This was possibly the first puzzle all year I gave a 5. Minimal pop culture garbage, fantastic gimmick, and a pleasure to solve.

  7. MattF says:

    Fireball was quite crunchy. Looked up the river and the album… then realized the trick was the -absence- of rebuses. Nice contrast with NYT.

  8. MarkAbe says:

    Loved the NYT. Of course, I enjoy rebus clues, poker, and blackjack. It took me a while to see the pattern, even though I was SURE of both Barbie and Karnak and neither fit.

  9. Lois says:

    NYT: I’m wondering about the use of the word “rebus,” used in the review here, in the comments here complaining about rebuses, and by the discussion and by the constructor on Wordplay. The word seems to be used as having more than one letter in a box, but why? Merriam-Webster says it means “a representation of words or syllables by pictures of objects or by symbols whose names resemble the intended words or syllables in sound” or “a riddle made up of such pictures or symbols.” Those are the meanings I know, and I think it would be useful to confine the word to those meanings. Apparently the meaning has widened so much in these specialized circles that the original useful definition has vanished.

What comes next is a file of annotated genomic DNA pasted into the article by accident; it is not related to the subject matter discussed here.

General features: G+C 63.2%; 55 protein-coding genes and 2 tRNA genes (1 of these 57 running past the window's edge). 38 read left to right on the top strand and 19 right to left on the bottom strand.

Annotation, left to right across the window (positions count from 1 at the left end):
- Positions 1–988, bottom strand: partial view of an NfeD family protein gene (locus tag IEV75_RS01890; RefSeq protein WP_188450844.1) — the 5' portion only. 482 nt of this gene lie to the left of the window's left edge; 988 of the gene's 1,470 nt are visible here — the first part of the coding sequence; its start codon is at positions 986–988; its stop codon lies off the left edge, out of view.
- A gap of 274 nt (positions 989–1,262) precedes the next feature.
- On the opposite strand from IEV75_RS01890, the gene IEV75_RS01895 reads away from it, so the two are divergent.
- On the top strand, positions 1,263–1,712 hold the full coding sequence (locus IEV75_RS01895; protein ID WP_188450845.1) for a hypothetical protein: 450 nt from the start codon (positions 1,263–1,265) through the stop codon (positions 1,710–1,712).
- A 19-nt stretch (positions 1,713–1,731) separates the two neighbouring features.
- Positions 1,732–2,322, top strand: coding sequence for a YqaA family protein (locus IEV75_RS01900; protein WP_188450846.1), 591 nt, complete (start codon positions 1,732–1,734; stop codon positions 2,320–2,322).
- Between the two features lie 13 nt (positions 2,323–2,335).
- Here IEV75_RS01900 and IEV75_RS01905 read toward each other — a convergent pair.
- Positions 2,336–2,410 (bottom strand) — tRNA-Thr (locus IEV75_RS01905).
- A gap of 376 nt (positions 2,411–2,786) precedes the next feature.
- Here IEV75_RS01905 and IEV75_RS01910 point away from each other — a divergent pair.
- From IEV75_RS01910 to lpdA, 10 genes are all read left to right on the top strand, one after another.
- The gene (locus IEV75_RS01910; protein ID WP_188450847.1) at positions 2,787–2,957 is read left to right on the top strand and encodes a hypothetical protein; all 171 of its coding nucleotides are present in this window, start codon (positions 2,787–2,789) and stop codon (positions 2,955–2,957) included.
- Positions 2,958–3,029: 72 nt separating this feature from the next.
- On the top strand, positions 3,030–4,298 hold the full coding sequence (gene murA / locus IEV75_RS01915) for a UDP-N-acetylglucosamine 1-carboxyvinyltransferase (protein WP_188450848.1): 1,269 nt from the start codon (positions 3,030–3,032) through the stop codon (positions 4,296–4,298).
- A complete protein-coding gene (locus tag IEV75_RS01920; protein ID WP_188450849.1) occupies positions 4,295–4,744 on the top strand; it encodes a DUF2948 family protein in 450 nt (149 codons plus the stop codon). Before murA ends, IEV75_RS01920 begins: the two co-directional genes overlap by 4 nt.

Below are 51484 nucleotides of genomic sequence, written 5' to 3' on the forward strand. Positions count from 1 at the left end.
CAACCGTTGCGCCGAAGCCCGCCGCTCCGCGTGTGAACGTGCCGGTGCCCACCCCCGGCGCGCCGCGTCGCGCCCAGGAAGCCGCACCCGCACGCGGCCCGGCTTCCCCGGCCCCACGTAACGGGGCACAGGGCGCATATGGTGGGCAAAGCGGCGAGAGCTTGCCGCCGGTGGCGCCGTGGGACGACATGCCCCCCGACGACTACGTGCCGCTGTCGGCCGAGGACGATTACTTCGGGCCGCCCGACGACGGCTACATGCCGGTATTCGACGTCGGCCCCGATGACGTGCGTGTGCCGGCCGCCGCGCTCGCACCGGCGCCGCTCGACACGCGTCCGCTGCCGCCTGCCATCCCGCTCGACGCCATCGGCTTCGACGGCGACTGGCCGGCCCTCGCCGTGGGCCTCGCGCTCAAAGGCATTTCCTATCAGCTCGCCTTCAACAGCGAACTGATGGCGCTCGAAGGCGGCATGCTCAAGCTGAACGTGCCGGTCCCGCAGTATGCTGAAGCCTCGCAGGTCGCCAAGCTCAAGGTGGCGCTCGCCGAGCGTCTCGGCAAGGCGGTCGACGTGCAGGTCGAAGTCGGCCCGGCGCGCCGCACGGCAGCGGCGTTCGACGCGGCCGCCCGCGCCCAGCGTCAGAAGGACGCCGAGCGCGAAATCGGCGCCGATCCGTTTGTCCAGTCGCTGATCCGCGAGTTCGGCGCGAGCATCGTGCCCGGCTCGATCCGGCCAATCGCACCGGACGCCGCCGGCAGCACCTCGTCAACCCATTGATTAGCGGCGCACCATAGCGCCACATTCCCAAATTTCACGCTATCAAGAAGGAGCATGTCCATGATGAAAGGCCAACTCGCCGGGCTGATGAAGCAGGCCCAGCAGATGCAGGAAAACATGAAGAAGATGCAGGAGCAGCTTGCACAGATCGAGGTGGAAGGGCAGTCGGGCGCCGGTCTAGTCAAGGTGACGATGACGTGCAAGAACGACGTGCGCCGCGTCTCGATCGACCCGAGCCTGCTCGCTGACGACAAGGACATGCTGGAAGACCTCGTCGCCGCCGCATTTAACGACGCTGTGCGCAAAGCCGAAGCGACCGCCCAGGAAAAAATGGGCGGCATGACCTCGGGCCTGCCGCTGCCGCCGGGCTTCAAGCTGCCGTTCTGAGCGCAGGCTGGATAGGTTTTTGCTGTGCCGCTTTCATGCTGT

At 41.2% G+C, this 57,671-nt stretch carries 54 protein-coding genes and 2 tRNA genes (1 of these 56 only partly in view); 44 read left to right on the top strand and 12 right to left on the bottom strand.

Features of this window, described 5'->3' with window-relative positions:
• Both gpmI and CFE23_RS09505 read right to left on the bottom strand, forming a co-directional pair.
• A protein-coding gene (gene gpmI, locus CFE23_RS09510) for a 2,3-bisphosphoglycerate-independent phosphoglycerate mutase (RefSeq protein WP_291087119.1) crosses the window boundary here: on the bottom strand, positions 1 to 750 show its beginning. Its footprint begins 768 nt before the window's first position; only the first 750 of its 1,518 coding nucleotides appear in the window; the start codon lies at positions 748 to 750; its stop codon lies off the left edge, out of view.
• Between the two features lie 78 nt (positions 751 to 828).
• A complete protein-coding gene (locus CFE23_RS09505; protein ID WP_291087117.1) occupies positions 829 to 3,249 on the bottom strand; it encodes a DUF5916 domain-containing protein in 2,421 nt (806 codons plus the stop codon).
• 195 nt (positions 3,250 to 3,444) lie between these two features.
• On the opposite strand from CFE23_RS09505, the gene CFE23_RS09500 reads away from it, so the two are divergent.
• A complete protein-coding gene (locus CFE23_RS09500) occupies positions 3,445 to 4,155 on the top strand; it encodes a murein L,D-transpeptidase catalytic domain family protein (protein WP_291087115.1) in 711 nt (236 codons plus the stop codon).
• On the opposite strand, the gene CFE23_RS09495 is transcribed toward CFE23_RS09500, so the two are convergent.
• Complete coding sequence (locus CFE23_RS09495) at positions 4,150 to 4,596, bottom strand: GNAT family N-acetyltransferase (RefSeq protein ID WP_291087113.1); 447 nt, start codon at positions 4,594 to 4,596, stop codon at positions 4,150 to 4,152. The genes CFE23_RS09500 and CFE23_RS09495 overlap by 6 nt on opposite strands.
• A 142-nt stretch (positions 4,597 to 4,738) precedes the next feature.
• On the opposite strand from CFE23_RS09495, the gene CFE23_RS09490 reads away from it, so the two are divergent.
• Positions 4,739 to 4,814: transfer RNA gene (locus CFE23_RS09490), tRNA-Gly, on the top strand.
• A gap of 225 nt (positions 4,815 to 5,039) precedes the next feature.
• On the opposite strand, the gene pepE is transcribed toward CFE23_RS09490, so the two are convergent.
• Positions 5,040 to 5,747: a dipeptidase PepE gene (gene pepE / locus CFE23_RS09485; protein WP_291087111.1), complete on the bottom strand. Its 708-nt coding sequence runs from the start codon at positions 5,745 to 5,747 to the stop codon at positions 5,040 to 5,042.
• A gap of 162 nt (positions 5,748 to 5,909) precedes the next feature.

10. David Ritchey says:

    Regarding the puzzle 10/19/2023. Clue for 6 across is “Woodstock supergroup, briefly” with the answer being CSNY. Crosby, Stills and Nash are indeed a supergroup that played Woodstock, but Neil Young was not a part of that performance.

    • sanfranman59 says:

      Young was definitely on stage with Crosby, Stills and Nash at Woodstock. The set started out with CSN doing a few acoustic songs and then Young joined them for an electric set.

      • Seattle DB says:

        Wow, SFMan, that link really gave me an insight I’d never known before. Thx!

      • Gary R says:

        Seems like I’ve read that Young had an issue with the camera people being on stage shooting footage for the movie and so they shot just Crosby Stills and Nash. So Young apparently doesn’t appear in the movie (I’ve seen it, but it’s been a long time). I guess that could lead to the impression he wasn’t there.

      • David Ritchey says:

        I stand corrected! I had no idea …

        “This was just the band’s second performance together.[15] Neil Young skipped most of the acoustic set (the exceptions being his compositions “Mr. Soul” and “Wonderin'” and the final acoustic song, Stills’ “You Don’t Have to Cry”) and joined Crosby, Stills and Nash during the electric set, but refused to be filmed. Young felt the filming was distracting both performers and audience from the music. As a result, Young’s name was dropped in the concert film and on its soundtrack”